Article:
By Paul Goble
At the Valdai Club this week, Vladimir Putin said Moscow would not use a preventive nuclear strike but would “launch on warning” of such an attack on Russia, a position that is not new as such but that given the Kremlin leader’s constant talk about nuclear weapons recently, is nonetheless worrisome, Aleksandr Golts says.
“Strictly speaking,” the independent military analyst says, Putin didn’t say anything “new in principle” at Valdai. Russian military doctrine makes no provision for a preventive strike, despite the efforts of some to include the notion (openmedia.io/exclusive/pochemu-putin-vse-chashhe-napominaet-o-yadernoj-moshhi-rossii/).
And the idea of launch on warning is not new either, Golts says; but Putin “unfortunately forgot to mention (or his military advisors forget to inform him in this regard) that such a model of using nuclear weapons has long been considered the riskiest and most destabilizing” given the possibilities for error.
The US Center for Defense Information reported that between 1977 and 1984, the American missile attack warning system “generated 20,784 false reports about an attack on the US.” In 1983, the Soviet system reported at attack that was ignored only because Lt. Col. Stanislav Petrov, at great risk to himself, decided it was false.
“Both Russian and American experts have repeatedly called on Moscow and Washington to begin talks about a mutual rejection of the launch on warning concept,” lest mistakes in the monitoring system lead to war.
And that is why Putin’s remarks are so worrisome: Together with those just cited, Putin displayed a disturbing “fatalism” when he said that since Russia would never be an aggressor, those who died as the result of an attack by others “would land in paradise” while the aggressors would “burn in hell,” anything but “an adequate way” of talking about this issue.
Golts devotes a significant portion of his article to a listing of all the times in recent months that Putin has talked about nuclear weapons and nuclear war, an indication that it is very much on his mind. The reasons are not far to seek: In the new military confrontation with the West, Russia lacks the resources that the USSR has except for “the nuclear card.”
But there is “one problem,” the military analyst continues. “It isn’t enough to have thousands of nuclear warheads. Nuclear arms become an effective element of foreign policy only if the person in charge is viewed as irresponsible” and thus capable of using them. The West viewed the Soviet leaders as such, but until recently, they didn’t view Putin in that way.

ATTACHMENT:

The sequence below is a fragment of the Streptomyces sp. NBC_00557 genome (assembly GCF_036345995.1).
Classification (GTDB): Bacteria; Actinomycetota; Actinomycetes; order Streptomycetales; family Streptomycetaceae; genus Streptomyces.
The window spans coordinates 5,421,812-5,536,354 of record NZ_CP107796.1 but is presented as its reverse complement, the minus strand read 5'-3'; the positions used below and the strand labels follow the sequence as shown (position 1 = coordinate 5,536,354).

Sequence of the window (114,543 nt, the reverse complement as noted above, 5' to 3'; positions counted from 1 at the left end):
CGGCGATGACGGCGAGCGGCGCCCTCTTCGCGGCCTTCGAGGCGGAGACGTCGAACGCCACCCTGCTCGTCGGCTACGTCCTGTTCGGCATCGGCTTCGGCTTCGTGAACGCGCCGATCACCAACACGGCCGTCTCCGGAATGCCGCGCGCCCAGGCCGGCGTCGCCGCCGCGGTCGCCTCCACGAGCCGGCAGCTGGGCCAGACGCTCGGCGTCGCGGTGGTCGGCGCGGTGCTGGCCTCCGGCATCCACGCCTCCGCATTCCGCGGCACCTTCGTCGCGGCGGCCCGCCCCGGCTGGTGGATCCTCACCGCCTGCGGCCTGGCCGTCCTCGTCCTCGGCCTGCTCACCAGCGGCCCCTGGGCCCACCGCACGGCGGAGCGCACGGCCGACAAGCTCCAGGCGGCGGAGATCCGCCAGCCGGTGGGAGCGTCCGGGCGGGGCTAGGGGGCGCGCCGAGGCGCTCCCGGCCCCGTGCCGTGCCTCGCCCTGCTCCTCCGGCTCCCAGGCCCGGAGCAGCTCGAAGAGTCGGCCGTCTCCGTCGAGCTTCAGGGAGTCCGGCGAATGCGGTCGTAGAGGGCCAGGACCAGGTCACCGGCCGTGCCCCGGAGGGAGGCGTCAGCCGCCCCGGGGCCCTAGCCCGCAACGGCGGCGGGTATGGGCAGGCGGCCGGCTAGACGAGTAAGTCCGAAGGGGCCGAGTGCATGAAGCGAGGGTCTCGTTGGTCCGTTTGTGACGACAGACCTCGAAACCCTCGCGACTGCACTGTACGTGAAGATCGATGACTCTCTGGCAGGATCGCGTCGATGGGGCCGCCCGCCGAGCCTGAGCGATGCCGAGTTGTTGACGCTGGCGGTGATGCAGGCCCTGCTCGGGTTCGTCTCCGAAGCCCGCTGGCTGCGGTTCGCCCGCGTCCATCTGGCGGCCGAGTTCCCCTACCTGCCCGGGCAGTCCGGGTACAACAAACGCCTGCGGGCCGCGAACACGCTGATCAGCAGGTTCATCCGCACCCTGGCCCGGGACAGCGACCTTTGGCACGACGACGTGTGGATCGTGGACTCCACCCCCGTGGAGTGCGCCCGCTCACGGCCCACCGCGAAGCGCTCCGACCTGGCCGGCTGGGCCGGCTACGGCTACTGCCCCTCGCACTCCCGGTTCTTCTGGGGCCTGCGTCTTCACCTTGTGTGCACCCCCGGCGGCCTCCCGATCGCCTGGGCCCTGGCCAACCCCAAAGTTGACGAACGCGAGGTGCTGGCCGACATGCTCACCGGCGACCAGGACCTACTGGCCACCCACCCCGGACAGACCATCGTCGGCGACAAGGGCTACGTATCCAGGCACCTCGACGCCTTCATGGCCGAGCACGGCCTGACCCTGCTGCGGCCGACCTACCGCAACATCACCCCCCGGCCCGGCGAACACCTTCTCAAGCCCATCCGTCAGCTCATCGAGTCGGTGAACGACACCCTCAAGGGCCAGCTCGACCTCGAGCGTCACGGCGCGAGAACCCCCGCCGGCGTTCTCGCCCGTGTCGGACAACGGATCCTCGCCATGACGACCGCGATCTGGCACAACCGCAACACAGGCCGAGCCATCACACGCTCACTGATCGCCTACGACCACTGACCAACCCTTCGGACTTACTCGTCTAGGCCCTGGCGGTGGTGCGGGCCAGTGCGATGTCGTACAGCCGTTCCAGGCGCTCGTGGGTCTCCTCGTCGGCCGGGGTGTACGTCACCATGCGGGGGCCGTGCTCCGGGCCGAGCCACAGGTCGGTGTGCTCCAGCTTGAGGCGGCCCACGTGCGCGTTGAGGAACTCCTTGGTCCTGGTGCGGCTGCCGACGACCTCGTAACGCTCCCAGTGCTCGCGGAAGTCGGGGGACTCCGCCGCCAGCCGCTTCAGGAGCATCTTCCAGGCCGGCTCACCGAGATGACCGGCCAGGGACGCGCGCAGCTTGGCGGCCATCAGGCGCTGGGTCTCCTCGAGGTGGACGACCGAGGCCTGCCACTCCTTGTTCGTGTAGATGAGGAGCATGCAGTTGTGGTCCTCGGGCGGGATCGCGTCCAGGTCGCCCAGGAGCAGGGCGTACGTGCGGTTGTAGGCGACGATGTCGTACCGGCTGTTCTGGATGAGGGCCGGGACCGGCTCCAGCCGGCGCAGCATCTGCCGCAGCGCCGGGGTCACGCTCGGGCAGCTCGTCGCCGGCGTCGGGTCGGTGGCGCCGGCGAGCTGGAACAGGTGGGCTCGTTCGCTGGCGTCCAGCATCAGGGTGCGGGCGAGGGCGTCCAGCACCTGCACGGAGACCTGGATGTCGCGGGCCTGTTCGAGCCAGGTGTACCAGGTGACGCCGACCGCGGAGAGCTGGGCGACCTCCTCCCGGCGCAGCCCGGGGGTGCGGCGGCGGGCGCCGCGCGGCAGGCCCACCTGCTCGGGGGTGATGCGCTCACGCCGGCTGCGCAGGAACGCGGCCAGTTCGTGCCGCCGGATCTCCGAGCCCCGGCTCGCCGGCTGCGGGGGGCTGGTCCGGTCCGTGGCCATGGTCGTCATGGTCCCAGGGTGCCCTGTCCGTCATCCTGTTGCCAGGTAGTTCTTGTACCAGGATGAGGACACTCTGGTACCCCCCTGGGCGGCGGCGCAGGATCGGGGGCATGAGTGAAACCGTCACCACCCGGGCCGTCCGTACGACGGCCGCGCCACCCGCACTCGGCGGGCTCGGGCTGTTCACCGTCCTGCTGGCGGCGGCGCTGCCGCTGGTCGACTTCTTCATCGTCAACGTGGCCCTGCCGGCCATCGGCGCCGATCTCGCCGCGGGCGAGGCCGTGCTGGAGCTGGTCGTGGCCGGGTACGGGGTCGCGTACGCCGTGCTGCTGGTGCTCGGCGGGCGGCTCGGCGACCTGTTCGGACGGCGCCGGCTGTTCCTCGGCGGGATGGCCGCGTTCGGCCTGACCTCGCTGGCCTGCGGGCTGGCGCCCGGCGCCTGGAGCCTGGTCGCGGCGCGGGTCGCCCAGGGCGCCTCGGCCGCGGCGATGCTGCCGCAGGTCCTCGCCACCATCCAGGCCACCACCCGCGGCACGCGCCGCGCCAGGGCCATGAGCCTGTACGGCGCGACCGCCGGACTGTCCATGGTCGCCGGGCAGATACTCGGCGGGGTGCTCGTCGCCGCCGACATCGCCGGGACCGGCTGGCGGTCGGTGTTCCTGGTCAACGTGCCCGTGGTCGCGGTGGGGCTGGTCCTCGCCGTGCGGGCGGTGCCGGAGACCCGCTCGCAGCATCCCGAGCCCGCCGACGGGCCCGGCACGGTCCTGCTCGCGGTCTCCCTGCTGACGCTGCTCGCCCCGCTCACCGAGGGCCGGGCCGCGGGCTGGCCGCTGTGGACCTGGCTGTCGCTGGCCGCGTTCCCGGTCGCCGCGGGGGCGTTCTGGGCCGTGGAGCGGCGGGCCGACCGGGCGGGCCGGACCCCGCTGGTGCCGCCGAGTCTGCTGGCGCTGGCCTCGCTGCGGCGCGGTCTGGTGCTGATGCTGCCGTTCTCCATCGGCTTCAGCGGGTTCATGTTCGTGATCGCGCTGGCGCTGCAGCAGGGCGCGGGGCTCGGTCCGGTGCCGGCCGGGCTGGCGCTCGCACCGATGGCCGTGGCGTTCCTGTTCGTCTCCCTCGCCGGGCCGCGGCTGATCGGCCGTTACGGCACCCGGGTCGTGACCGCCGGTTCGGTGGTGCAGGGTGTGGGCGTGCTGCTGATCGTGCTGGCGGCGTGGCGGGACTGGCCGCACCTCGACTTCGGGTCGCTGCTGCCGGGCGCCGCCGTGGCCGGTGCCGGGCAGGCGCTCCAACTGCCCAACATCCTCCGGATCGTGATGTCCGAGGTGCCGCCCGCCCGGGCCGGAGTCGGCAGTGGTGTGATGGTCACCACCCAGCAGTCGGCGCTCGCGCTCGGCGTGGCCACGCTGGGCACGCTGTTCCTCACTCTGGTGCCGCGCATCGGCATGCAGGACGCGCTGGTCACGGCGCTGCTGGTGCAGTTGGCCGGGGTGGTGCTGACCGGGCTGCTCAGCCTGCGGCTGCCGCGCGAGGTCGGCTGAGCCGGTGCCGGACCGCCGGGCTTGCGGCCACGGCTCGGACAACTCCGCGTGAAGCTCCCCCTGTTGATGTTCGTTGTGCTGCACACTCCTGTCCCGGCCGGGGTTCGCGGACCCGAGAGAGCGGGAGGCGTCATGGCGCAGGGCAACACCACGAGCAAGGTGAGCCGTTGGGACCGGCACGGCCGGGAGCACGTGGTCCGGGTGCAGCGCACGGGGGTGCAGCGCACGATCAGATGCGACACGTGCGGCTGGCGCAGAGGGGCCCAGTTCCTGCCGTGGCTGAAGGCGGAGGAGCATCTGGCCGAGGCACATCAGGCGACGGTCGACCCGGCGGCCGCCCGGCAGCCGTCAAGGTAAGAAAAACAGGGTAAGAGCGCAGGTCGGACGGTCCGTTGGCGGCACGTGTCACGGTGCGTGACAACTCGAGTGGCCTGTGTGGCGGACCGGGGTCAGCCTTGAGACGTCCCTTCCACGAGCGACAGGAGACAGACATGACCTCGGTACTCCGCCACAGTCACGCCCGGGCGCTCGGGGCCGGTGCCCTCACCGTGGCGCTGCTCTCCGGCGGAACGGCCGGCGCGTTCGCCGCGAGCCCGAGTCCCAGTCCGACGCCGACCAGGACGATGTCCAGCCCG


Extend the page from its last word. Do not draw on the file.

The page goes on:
The current Kremlin leader “initially created for himself the reputation of a completely rational man,” useful for some purposes but not if he wants to be thought capable of launching a nuclear war, Golts says. But that shift suggests Putin is capable of using nuclear weapons as a bluff and constantly raising the stakes given his relative weakness.
That process of threat and responding to the threats of others by making more oneself is “how World War I began.” Now, Golts concludes, the risks are much greater as a simple thought experiment about what could happen shows.
“Let us imagine that in the course of the next political conflict with the West, Moscow, wishing to demonstrate the seriousness of its intentions, could declare about raising the state of readiness of its nuclear forces. Washington under Trump would respond in exactly the same way,” the Moscow military analyst says.
“God forbid that at that moment, the missile warning systems of one of the countries would make a mistake. Were that to happen,” Golts says, then there remains the hope that some cool-headed Lt. Col Petrov will be around” and ready and able of preventing things from getting out of hand.